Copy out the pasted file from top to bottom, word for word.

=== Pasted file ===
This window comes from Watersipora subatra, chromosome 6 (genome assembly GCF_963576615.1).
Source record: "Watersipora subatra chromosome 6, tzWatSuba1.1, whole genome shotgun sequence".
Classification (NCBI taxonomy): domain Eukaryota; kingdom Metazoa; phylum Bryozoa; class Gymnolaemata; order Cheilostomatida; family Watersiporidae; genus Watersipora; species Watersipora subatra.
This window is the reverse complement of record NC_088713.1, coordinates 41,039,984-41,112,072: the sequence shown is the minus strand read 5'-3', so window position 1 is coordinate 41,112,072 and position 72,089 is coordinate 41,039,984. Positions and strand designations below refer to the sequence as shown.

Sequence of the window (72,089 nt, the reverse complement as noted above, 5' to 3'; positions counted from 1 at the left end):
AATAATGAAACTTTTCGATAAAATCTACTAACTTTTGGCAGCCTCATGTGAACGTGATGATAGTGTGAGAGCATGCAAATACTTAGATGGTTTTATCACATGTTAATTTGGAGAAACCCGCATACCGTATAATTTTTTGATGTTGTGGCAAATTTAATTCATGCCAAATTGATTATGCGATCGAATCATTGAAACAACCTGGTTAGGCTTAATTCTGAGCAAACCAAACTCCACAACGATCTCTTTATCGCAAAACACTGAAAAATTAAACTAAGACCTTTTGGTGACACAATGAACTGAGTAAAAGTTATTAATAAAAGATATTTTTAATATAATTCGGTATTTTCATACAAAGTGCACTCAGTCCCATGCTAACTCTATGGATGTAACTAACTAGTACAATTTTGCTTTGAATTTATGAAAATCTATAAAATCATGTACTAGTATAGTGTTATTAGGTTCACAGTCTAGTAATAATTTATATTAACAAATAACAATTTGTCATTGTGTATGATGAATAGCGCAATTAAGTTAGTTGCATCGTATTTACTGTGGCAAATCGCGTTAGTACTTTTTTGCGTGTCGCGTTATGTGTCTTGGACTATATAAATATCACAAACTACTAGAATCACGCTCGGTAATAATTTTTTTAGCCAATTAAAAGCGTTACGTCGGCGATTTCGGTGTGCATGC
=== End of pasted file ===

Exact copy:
This window comes from Watersipora subatra, chromosome 6 (genome assembly GCF_963576615.1).
Source record: "Watersipora subatra chromosome 6, tzWatSuba1.1, whole genome shotgun sequence".
Classification (NCBI taxonomy): domain Eukaryota; kingdom Metazoa; phylum Bryozoa; class Gymnolaemata; order Cheilostomatida; family Watersiporidae; genus Watersipora; species Watersipora subatra.
This window is the reverse complement of record NC_088713.1, coordinates 41,039,984-41,112,072: the sequence shown is the minus strand read 5'-3', so window position 1 is coordinate 41,112,072 and position 72,089 is coordinate 41,039,984. Positions and strand designations below refer to the sequence as shown.

Sequence of the window (72,089 nt, the reverse complement as noted above, 5' to 3'; positions counted from 1 at the left end):
AATAATGAAACTTTTCGATAAAATCTACTAACTTTTGGCAGCCTCATGTGAACGTGATGATAGTGTGAGAGCATGCAAATACTTAGATGGTTTTATCACATGTTAATTTGGAGAAACCCGCATACCGTATAATTTTTTGATGTTGTGGCAAATTTAATTCATGCCAAATTGATTATGCGATCGAATCATTGAAACAACCTGGTTAGGCTTAATTCTGAGCAAACCAAACTCCACAACGATCTCTTTATCGCAAAACACTGAAAAATTAAACTAAGACCTTTTGGTGACACAATGAACTGAGTAAAAGTTATTAATAAAAGATATTTTTAATATAATTCGGTATTTTCATACAAAGTGCACTCAGTCCCATGCTAACTCTATGGATGTAACTAACTAGTACAATTTTGCTTTGAATTTATGAAAATCTATAAAATCATGTACTAGTATAGTGTTATTAGGTTCACAGTCTAGTAATAATTTATATTAACAAATAACAATTTGTCATTGTGTATGATGAATAGCGCAATTAAGTTAGTTGCATCGTATTTACTGTGGCAAATCGCGTTAGTACTTTTTTGCGTGTCGCGTTATGTGTCTTGGACTATATAAATATCACAAACTACTAGAATCACGCTCGGTAATAATTTTTTTAGCCAATTAAAAGCGTTACGTCGGCGATTTCGGTGTGCATGC